SHARAHN D. BOYKIN
The Daily Times
REHOBOTH BEACH, Del. – Rehoboth is among the Top 5 small cities for same-sex couples, according to a study based on U.S. Census Bureau data.
Rehoboth ranked fourth among cities with populations under 100,000 with 106.87 couples per capita, according to a report published by the Williams Institute, a national sexual orientation law and public policy think tank based at the University of California, Los Angeles.
“Particularly among smaller cities, the data reflects that the LGBT (lesbian, gay, bi-sexual and transgender) community has dispersed beyond traditional enclaves. As social stigma eases, couples are more comfortable coming out, and a generation of aging and out same-sex couples begin to retire,” Gary Gates, a Williams Institute demographer, said in a written statement.
“People my age were much more hesitant to be open and say they were in a same-sex relationship,” said Steve Elkins, 61, the executive director of CAMP Rehoboth and editor of Letters from CAMP Rehoboth.
CAMP Rehoboth is a nonprofit, gay and lesbian community service organization.
Elkins and his partner, Murray Archibald, 57, co-founded CAMP Rehoboth about 20 years ago after they moved to the city when slogans such as “Keep Rehoboth a family town” were used, he said.
“We, too, want Rehoboth to be a family town, but families come in all sizes, all shapes and all orientations,” he said.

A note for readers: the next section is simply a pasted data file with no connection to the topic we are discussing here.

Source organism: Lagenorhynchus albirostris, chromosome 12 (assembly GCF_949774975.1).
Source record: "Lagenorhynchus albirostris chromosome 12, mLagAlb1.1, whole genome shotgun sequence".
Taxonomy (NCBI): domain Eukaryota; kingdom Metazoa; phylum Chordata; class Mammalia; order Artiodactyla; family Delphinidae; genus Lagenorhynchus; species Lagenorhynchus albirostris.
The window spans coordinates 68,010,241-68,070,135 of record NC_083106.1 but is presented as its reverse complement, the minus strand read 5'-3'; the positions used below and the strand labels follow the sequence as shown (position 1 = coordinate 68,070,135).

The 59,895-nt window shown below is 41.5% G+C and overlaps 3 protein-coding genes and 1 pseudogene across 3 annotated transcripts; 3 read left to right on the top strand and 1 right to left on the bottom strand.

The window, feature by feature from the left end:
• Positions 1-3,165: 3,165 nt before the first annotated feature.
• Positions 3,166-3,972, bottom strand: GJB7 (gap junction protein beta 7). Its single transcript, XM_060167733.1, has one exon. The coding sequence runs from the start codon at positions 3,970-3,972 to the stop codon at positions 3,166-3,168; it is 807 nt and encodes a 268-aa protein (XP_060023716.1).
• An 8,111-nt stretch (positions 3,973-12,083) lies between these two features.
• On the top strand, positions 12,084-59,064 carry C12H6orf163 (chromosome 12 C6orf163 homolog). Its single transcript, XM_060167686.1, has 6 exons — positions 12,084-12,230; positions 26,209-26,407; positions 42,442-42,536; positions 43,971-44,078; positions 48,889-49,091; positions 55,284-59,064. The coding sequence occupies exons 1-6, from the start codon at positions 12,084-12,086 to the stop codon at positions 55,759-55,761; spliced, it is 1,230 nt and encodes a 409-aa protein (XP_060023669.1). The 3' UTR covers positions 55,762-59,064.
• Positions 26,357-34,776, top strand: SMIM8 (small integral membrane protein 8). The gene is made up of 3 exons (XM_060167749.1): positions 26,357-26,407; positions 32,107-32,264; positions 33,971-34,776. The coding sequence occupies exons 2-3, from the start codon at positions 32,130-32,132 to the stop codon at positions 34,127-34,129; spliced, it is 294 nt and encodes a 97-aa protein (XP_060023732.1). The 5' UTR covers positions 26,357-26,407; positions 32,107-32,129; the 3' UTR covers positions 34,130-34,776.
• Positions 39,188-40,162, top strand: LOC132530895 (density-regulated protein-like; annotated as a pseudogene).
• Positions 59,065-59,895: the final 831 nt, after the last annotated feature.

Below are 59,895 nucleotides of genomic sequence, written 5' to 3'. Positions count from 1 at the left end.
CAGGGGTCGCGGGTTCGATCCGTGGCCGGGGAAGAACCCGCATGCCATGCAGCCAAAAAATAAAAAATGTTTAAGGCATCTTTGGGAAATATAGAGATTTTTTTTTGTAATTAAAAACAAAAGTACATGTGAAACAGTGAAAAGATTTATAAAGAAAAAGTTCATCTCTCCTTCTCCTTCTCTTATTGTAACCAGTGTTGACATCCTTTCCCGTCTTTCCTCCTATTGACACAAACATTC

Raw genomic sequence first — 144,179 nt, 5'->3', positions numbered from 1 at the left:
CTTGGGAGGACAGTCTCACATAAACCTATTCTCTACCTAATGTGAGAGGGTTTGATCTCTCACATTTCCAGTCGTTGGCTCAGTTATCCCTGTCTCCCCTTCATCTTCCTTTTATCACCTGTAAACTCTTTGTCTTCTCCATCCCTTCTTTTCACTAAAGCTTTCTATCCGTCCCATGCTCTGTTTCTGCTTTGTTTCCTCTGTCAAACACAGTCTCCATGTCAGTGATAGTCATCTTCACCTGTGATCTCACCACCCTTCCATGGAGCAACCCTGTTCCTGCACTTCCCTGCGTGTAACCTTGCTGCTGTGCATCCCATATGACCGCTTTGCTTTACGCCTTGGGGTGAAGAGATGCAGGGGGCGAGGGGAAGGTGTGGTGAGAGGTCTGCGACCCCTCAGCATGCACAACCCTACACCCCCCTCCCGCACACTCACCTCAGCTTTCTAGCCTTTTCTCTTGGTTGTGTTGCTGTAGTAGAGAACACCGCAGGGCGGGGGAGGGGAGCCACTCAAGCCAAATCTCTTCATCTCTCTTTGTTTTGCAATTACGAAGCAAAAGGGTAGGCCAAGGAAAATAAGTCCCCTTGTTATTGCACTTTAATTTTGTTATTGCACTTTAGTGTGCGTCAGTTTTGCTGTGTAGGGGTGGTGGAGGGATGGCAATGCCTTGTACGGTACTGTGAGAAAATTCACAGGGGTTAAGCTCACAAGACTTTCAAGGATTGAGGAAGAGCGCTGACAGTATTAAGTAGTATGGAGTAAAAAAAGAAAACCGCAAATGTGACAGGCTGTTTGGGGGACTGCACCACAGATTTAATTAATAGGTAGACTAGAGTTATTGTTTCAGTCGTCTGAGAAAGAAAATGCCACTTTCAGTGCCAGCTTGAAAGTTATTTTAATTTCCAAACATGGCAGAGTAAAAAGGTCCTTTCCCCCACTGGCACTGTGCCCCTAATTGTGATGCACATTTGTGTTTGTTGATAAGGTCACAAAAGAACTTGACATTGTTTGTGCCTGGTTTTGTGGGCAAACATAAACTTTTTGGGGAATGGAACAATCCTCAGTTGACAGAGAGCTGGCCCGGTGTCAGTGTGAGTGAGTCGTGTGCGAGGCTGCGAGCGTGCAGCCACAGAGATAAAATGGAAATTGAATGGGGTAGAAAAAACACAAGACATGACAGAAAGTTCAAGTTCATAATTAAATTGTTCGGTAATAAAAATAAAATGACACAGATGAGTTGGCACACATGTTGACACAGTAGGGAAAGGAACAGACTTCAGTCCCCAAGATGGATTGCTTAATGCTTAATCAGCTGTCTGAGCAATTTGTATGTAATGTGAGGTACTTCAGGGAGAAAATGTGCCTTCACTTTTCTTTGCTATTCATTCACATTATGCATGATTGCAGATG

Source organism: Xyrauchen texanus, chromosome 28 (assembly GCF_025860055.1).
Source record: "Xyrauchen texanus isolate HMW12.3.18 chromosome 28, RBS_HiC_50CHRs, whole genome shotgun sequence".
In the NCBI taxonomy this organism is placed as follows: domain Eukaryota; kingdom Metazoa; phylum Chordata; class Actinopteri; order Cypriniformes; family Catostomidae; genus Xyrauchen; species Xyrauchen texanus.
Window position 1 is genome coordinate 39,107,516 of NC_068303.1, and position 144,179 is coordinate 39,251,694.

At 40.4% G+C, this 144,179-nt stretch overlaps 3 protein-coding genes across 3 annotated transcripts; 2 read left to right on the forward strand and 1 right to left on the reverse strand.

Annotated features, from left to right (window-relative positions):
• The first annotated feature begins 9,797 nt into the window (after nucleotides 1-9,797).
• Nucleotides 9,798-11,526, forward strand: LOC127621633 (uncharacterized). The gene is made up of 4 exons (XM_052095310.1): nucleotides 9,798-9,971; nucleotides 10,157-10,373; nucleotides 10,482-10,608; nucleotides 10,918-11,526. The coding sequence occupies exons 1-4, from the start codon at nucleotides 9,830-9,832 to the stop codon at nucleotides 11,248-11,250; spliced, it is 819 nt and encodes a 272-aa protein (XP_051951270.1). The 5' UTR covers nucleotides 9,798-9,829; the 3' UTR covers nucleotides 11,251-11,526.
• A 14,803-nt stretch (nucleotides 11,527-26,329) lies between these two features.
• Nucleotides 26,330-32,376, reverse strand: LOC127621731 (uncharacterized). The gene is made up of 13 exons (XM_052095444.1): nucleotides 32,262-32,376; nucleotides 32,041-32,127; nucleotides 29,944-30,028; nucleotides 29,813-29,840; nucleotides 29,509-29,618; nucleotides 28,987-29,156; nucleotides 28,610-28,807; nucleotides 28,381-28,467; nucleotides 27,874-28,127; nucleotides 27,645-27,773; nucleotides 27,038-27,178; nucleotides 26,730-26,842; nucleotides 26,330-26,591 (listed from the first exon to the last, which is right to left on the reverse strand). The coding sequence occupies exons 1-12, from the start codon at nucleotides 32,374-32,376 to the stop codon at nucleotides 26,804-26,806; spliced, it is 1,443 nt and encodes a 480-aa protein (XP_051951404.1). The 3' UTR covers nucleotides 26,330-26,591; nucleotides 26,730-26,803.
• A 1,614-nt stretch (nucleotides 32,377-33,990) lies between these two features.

Elkins believes the U.S. Census Bureau attempted to collect data on same-sex couples during the 1990 survey with little success. The number of individuals who identified themselves as being in a homosexual relationship increased in 2000. Now, with more states passing laws making gay marriage legal and acknowledging same-sex civil unions, more people are likely to feel comfortable indicating they are a same-sex couple on a census survey, he said.
“We are in a major generational change,” he said.
Some officials said they expect the study’s findings to have a positive effect on tourism and bolster the city’s image of a diverse destination for all types of families.
“Just because you’re a same-sex couple doesn’t mean you’re not a family,” said Kathy McGuiness, a Rehoboth Beach commissioner. “We’re a wonderful, diverse community. We’re lucky to have that.”
Jess Savage, a 25-year-old Lewes resident, and her fiancée, Lauren Alderson, 21, visit Rehoboth about three times a month. While the bars and clubs are not strictly isolated to homosexual patrons, Savage said she feels like she doesn’t have to hide her relationship with Alderson while she is in the city.
“We go so we can be surrounded by family — other gay people,” Savage said.
When she lived in Chestertown, Md., Savage said she and Alerdson were subjected to “stares of disgust” that made her feel uncomfortable when they held hands in public.
“Being down here, we don’t have to worry about people staring at us because we’re gay,” she said.